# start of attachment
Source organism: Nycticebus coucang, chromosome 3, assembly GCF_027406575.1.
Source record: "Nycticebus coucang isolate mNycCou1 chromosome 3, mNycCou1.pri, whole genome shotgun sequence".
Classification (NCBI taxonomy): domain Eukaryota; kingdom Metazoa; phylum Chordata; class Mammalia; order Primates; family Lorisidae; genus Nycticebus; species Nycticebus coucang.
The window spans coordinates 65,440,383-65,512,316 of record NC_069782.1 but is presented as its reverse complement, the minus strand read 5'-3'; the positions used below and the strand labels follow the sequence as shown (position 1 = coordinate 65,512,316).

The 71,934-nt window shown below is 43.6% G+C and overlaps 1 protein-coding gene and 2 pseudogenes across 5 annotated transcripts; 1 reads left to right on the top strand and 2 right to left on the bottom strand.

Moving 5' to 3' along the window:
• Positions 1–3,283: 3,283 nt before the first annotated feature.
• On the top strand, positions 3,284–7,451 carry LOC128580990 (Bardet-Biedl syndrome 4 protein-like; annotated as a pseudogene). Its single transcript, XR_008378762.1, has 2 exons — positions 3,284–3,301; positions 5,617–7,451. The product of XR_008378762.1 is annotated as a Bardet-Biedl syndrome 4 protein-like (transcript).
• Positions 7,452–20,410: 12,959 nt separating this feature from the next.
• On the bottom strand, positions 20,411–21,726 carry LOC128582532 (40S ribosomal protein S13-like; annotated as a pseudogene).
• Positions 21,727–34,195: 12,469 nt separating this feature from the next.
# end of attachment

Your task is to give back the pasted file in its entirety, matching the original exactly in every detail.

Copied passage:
Source organism: Nycticebus coucang, chromosome 3, assembly GCF_027406575.1.
Source record: "Nycticebus coucang isolate mNycCou1 chromosome 3, mNycCou1.pri, whole genome shotgun sequence".
Classification (NCBI taxonomy): domain Eukaryota; kingdom Metazoa; phylum Chordata; class Mammalia; order Primates; family Lorisidae; genus Nycticebus; species Nycticebus coucang.
The window spans coordinates 65,440,383-65,512,316 of record NC_069782.1 but is presented as its reverse complement, the minus strand read 5'-3'; the positions used below and the strand labels follow the sequence as shown (position 1 = coordinate 65,512,316).

The 71,934-nt window shown below is 43.6% G+C and overlaps 1 protein-coding gene and 2 pseudogenes across 5 annotated transcripts; 1 reads left to right on the top strand and 2 right to left on the bottom strand.

Moving 5' to 3' along the window:
• Positions 1–3,283: 3,283 nt before the first annotated feature.
• On the top strand, positions 3,284–7,451 carry LOC128580990 (Bardet-Biedl syndrome 4 protein-like; annotated as a pseudogene). Its single transcript, XR_008378762.1, has 2 exons — positions 3,284–3,301; positions 5,617–7,451. The product of XR_008378762.1 is annotated as a Bardet-Biedl syndrome 4 protein-like (transcript).
• Positions 7,452–20,410: 12,959 nt separating this feature from the next.
• On the bottom strand, positions 20,411–21,726 carry LOC128582532 (40S ribosomal protein S13-like; annotated as a pseudogene).
• Positions 21,727–34,195: 12,469 nt separating this feature from the next.